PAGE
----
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Tips and hints for passing your Yachtmaster theory

  • Katy Stickland
  • July 20, 2021

Racing turned cruising sailors Liz Rushall and her husband Mark go back to school to brush up on their Yachtmaster theory

Liz and Mark Rushall doing their RYA Yachtmaster

Although accomplished sailors, Liz and Mark found their rusty knowledge was hampering their cruising enjoyment. The Yachtmaster theory course revealed a number of areas in need of a refresher. Credit: David Harding

Liz Rushall shares tips and hints for passing your Yachtmaster theory course

‘Why on earth are you guys doing your Yachtmaster ?’ was the question our friends repeatedly asked. ‘Surely, you know all that stuff?’

We’ve both sailed since childhood, competitively racing dinghies, then keelboats. Sailing is our work and life.

Liz Rushall has won national dinghy and keelboat titles, but currently cruises a 28ft classic called Ragdoll

Liz Rushall has won national dinghy and keelboat titles, but currently cruises a 28ft classic Honeybee called Ragdoll

Mark is a British Sailing Team coach, we’ve both won championships together and with others, and raced keelboats offshore.

In between times, since 2000, we’ve cruised Ragdoll our 28ft classic Honeybee, from Emsworth, having slow adventures around Brittany, Normandy, and the West Country.

Generally, we’ve arrived on the day we had planned, if not quite always at our estimated time.

Although I did my Yachtmaster theory some 20 years ago, it’s just like I have a Maths O-Level. It’s still a mystery to me.

Sitting the course at night-school, during an intensely busy job, with a bunch of powerboaters talking jargon knowingly, it was as if I was reliving the horror of maths at school.

Needless to say, as with my maths, I battled through the exam and unfortunately not much of it stuck.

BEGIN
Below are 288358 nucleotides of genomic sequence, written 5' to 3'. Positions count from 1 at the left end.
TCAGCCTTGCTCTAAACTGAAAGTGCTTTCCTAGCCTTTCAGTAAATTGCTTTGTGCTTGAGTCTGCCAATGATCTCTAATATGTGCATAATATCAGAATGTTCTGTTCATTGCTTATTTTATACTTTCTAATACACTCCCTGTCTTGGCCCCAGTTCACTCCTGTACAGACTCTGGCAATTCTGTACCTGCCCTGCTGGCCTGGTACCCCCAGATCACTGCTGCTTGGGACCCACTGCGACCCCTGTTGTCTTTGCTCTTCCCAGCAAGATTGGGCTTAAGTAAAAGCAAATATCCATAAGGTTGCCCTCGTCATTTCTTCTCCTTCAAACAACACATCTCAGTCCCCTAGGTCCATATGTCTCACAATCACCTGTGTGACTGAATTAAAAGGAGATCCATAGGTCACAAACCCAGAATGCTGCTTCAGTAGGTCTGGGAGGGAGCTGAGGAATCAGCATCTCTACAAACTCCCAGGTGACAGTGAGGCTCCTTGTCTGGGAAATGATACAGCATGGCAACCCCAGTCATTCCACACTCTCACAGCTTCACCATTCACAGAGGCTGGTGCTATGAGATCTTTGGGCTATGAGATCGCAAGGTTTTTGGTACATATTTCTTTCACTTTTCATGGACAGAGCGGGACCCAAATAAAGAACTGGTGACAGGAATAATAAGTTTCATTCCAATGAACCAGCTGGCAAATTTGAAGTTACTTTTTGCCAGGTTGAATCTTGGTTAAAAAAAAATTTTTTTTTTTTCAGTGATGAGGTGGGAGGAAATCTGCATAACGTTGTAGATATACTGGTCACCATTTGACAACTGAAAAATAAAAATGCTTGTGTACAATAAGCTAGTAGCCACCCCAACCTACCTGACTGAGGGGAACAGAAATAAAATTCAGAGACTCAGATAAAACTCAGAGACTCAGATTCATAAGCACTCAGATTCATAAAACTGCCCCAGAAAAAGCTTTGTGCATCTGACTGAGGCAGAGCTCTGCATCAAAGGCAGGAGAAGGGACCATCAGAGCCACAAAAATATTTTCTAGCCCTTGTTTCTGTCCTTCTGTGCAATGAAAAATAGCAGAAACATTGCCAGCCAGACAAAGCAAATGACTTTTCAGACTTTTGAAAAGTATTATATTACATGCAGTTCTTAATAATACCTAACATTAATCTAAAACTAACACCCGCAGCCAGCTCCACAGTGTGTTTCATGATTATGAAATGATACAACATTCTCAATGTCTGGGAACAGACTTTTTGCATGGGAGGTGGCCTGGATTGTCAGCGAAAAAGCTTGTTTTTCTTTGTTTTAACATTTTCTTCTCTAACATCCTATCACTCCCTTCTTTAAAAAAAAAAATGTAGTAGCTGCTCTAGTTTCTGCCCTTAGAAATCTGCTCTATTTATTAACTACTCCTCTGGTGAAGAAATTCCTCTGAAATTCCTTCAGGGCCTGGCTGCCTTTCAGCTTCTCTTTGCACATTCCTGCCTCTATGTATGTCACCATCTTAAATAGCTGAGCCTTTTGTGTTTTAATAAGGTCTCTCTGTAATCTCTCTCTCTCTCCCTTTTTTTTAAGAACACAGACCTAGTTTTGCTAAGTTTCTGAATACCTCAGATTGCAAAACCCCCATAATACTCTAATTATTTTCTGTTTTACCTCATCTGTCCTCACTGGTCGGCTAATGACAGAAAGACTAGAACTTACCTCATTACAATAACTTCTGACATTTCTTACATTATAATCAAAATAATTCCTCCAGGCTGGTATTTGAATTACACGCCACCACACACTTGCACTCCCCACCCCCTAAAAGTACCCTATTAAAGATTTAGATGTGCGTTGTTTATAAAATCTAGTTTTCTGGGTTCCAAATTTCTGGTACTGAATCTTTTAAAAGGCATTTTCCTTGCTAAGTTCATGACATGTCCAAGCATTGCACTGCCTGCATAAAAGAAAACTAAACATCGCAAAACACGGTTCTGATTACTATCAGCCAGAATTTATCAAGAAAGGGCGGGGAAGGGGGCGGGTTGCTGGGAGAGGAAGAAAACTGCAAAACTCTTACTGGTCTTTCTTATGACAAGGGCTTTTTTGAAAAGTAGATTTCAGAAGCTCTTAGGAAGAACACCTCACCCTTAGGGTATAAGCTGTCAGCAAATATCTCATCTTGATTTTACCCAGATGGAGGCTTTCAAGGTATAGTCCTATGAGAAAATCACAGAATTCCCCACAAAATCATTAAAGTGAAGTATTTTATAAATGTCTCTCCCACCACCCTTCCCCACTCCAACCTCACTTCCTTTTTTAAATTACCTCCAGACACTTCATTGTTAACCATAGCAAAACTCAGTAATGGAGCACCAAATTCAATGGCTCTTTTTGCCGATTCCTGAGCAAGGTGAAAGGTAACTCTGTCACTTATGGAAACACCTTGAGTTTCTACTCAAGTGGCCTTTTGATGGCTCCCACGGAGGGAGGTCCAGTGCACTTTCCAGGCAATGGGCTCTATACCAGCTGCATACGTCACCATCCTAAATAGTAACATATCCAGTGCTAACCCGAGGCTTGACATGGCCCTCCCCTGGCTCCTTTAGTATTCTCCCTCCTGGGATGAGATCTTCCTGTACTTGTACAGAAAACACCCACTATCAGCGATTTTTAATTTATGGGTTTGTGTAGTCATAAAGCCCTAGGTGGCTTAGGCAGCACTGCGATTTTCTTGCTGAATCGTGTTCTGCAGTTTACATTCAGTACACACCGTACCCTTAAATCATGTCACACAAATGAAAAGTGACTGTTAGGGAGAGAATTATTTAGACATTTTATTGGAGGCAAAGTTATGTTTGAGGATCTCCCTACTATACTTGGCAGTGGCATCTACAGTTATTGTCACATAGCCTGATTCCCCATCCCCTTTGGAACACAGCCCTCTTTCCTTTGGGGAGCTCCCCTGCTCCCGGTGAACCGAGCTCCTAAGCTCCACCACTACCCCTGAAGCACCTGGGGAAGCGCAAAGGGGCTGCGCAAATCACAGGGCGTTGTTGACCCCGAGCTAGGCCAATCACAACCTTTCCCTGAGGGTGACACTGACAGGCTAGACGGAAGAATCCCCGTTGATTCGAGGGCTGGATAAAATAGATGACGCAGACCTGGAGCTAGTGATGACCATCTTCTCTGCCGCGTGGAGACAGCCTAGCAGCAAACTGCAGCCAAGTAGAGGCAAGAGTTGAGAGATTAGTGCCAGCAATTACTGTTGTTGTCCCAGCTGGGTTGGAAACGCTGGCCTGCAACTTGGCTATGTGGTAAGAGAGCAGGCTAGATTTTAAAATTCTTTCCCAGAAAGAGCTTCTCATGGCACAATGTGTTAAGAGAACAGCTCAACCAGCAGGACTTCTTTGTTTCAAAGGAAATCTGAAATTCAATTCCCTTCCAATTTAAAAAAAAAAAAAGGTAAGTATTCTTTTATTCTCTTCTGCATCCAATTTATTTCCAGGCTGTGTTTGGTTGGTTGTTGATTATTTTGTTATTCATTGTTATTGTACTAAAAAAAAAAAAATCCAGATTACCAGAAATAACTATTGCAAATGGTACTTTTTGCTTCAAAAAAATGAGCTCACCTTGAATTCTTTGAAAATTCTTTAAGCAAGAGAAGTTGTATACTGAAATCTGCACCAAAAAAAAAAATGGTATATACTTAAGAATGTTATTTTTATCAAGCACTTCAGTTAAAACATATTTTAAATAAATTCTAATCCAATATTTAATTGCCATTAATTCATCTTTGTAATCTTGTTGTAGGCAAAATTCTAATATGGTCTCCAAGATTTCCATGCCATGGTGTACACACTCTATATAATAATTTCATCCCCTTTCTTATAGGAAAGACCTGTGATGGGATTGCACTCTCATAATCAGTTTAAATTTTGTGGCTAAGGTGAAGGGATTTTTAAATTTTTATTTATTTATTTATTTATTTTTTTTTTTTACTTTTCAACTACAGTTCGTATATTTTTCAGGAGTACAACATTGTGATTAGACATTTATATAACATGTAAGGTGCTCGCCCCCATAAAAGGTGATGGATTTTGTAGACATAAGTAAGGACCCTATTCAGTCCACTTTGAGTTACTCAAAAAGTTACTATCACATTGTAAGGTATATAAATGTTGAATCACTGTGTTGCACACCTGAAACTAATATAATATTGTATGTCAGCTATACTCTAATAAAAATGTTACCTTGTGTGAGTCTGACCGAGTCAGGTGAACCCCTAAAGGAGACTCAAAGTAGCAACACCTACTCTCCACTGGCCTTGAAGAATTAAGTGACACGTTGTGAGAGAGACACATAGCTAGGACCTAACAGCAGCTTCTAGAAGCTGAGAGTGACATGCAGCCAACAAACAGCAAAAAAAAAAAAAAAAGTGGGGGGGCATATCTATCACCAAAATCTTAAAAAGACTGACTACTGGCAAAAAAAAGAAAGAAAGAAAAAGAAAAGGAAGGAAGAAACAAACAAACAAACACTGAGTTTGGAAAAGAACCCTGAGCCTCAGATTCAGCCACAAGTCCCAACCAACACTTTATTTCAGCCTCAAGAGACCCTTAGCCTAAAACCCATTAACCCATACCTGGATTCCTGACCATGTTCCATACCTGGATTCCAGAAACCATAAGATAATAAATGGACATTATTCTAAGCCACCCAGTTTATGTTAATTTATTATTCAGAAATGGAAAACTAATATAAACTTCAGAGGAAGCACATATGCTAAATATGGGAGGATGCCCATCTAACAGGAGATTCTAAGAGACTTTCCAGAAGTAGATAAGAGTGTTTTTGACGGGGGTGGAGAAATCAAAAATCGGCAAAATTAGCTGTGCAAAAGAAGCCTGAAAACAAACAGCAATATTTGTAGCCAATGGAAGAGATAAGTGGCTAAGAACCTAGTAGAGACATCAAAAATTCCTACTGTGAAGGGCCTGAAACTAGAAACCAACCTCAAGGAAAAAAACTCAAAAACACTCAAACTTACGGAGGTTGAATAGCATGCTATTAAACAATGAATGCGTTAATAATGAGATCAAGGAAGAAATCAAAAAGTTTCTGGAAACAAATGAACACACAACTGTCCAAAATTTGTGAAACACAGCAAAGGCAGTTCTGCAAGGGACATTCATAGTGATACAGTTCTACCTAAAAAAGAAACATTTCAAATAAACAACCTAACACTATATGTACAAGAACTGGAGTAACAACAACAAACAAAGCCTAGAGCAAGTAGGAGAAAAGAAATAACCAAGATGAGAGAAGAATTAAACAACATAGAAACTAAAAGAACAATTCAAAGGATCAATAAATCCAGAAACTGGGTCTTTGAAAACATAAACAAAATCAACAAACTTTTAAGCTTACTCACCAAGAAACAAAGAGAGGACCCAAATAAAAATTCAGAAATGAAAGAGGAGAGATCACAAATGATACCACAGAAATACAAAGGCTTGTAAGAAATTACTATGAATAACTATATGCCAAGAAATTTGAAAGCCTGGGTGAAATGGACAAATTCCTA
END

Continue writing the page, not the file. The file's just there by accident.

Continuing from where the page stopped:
Meanwhile, Mark learned his navigation on the hoof, cruising on friends’ boats during his student days and he is self-taught.

Good at all things involving science and numbers, he was always a bit dismissive of things like compass deviation.

We had a little hand-held GPS, a Walker trailing log, and more recently a very small detachable Garmin chartplotter and Simrad AIS. It all seemed to work – we were fine.

What could possibly go wrong?

You never stop learning

The real answer to the question ‘why do our Yachtmaster ’ was a wake-up call that came last summer.

We’d had a hectic few months, working late and trying to fit in our summer cruise around Mark’s Olympic coaching commitments.

We were both tired and needed a break.

Mark plotted our Channel crossing.

Normally I try to get involved and have a crack at the passage plan too, but it takes me ages.

Making sense of passage planning, including tidal heights and gates, is much easier once you've had a Yachtmaster theory refresher

Making sense of passage planning, including tidal heights and gates, is much easier once you’ve had a refresher. Credit: Liz Rushall

I helped a bit with the tidal streams (which I thought I was good at) and had a quick, over-the-shoulder look.

We decided to head for Cherbourg, to have options.

We dismissed the idea of heading straight to Saint-Vaast, as we’d anticipated a four-hour wait for the lock gates – tedious after a long crossing.

We left Chichester Harbour early, although I wanted to go even earlier.

As soon as we had popped out of the harbour, the wind clearly was not as forecast. It was more WSW than west, so not the reach we had hoped for.

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We were keen to get to France, however, so we pressed on.

It was a big spring tide, so we expected to get swept hard eastwards and then back westwards.

We reefed early, anticipating the wind against tide effect as we got towards France.

But it was a horrible sea. Our little boat was sailing beautifully but struggled to keep to our estimated speed.